During the outbreak of pneumonic influenza in 1918-1919, strict health regulations were enforced to prevent the spread of this highly infectious disease. Border camps were established to keep all people entering Queensland in quarantine for a period of seven days.
"What information can I find on my ancestors in these records?"
For each of person who was, for any period, inside these camps, this database contains the following information:
• First name
• Last name
• Date they left Queensland
• Marital Status
• Camp Number
• Queensland State Archives (QSA) reference number
To establish the actual dates a person was in quarantine, use the QSA Reference and the Camp Number, and then refer to the correlated dates in the listings below:
Any abbreviations that appear – apart from St (street), Rd (road), Sth (south), Nth (north) are abbreviations contained in the original registers.
The original spelling has been maintained allowing the reader to see how the spelling of streets and place names etc have changed over the decades. However it appears that quite often the place names were spelt phonetically, eg the entry for “Warrach” could be “Warwick”.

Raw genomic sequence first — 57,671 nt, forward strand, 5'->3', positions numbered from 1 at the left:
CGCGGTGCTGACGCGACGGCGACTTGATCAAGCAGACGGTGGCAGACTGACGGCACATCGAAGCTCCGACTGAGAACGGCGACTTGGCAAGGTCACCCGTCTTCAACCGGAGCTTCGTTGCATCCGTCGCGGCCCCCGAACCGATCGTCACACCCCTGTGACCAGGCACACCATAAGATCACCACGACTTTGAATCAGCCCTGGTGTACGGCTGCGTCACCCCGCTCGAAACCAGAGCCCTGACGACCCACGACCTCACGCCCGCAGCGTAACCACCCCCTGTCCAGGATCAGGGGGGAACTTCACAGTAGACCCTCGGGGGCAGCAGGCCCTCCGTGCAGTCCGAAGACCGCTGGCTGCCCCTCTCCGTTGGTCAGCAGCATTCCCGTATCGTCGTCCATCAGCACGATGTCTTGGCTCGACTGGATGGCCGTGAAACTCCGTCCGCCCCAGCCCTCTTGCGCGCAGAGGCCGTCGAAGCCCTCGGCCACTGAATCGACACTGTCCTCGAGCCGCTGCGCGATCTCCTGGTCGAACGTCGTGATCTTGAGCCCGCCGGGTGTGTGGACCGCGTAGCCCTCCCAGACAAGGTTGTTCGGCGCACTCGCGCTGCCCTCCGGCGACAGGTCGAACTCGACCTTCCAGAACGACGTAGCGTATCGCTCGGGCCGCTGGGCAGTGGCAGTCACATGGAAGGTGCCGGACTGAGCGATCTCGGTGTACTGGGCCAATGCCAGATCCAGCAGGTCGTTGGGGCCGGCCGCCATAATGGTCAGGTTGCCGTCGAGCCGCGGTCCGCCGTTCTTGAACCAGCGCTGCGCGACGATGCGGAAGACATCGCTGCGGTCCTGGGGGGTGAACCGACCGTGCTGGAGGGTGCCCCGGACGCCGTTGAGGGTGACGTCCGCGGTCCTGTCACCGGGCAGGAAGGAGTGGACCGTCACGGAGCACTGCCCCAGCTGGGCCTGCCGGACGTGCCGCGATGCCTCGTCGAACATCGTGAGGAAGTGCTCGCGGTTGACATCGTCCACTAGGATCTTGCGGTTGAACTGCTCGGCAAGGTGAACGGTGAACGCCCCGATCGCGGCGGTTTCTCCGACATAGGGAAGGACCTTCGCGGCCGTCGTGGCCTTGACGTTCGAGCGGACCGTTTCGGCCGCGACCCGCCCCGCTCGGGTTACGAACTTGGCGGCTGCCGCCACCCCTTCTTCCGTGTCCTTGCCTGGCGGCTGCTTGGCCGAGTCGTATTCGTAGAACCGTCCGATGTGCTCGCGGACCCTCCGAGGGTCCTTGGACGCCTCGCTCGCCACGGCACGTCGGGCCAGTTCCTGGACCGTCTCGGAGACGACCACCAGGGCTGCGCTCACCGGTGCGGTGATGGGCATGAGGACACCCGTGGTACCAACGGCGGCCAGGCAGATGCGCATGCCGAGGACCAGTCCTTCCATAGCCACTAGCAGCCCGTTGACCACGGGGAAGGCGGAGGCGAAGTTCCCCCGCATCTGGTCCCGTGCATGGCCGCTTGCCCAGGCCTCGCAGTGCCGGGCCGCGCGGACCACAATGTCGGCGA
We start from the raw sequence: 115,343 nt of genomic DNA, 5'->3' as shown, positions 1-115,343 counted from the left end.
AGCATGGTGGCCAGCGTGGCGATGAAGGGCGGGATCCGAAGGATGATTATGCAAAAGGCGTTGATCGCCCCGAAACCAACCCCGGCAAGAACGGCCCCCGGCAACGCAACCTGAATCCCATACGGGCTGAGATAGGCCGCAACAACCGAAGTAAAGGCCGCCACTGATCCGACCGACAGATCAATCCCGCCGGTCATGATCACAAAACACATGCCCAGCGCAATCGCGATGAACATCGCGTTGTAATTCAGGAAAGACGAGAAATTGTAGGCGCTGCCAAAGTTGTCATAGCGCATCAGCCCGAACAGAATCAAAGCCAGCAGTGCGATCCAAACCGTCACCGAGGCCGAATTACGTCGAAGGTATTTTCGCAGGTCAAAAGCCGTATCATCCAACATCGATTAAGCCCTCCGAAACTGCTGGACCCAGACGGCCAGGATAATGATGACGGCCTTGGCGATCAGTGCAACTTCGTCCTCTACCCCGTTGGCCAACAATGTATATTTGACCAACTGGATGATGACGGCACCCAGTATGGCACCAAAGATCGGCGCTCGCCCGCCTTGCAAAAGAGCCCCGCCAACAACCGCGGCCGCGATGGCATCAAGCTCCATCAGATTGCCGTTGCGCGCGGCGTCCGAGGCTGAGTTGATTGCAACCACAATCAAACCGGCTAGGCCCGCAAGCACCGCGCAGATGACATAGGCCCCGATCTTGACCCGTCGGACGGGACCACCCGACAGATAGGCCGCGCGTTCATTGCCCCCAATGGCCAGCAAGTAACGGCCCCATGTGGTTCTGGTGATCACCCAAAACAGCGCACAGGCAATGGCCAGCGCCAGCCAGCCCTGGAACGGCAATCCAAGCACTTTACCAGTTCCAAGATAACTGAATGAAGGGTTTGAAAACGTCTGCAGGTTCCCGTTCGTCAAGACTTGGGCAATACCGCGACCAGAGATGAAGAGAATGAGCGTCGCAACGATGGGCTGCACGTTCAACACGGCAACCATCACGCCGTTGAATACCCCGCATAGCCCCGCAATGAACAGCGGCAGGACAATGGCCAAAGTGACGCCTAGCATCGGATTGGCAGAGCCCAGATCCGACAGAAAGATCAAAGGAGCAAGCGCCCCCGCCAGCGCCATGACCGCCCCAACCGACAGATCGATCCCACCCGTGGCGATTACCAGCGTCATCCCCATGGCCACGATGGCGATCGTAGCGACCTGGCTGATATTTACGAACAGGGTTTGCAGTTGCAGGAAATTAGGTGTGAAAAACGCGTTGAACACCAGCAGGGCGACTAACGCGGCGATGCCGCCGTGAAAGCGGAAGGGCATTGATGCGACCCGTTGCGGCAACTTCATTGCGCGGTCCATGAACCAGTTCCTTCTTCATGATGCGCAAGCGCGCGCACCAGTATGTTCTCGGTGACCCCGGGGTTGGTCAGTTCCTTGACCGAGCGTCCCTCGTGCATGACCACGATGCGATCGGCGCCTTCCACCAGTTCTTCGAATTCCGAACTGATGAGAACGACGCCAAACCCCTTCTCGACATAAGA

In some instances it is believed that an error has occurred in the registers and in these cases we have entered the information as it appears in the registers and have added (sic). The writing was very bad or faint in some entries.
Mc and Mac have both been used in several entries, in these cases we have used the spelling as it appears in the signature.
Often the husband does not appear – he did not travel with his wife and/or family. However the practice of a wife using her husband’s initials may help identify the spouse from other records. Sometimes for married women the initials are those of her husband and her given name appears in the signature column. In these cases we have added her given name. However when initials appear in both columns it is not possible to tell which initials are for the wife and which are for the husband if he does not already appear. We have included both initials and names, and, where identifiable, have put the given name (or initials) for married women immediately following the surname. But please be aware that the initials for married females may not always be her initials, they may be those of her husband.
In several cases only one set of initials are given and the wife has not signed the register. Not everyone signed the register. In some instances the register has been signed by someone else on behalf of the internee.
So, if you're building a family tree and think you may have ancestry who moved across the Queensland border, this is an essential genealogy tool.
Data provided by Gould Genealogy.